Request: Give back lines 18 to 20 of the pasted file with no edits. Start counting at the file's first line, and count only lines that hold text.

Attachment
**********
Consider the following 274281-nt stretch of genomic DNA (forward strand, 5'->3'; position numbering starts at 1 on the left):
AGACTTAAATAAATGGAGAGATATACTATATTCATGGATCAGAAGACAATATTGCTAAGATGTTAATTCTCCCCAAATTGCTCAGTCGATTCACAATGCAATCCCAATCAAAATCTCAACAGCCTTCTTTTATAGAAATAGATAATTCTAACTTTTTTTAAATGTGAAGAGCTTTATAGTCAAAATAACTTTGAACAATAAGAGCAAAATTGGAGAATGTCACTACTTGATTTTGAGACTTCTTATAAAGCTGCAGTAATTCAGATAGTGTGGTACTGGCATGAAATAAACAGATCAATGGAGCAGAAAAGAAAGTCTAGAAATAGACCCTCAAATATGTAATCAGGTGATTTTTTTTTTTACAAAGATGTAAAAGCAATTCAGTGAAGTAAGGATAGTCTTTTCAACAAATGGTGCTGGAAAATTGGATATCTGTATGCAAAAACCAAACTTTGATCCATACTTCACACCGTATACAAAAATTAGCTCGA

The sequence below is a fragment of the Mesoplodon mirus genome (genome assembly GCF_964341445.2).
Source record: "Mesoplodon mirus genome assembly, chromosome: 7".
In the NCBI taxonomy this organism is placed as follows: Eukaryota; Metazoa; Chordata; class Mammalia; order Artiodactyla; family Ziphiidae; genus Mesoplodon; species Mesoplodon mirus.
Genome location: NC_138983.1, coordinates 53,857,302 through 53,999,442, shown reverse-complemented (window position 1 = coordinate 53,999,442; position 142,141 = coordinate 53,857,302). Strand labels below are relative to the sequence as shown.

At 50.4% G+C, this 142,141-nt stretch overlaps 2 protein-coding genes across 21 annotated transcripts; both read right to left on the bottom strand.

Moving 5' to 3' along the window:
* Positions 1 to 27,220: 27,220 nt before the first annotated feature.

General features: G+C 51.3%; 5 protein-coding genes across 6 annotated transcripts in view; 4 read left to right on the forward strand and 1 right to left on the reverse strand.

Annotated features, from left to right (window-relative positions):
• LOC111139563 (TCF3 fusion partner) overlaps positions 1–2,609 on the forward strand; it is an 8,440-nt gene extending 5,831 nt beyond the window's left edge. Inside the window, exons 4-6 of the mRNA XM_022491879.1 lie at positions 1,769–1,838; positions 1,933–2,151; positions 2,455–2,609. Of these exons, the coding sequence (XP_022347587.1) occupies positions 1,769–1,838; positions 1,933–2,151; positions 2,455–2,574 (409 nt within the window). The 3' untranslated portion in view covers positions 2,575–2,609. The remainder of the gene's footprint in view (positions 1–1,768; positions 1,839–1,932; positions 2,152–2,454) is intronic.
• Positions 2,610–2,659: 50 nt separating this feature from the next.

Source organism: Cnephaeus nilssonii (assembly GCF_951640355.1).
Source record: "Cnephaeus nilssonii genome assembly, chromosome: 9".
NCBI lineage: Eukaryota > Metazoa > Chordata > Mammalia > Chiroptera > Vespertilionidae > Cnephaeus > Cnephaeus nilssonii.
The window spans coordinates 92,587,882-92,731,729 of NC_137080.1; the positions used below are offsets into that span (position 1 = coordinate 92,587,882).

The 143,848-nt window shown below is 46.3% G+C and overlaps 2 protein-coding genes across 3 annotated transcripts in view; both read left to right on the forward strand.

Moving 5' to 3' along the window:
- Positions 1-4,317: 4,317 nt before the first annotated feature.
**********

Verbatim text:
The 143,848-nt window shown below is 46.3% G+C and overlaps 2 protein-coding genes across 3 annotated transcripts in view; both read left to right on the forward strand.

Moving 5' to 3' along the window:
- Positions 1-4,317: 4,317 nt before the first annotated feature.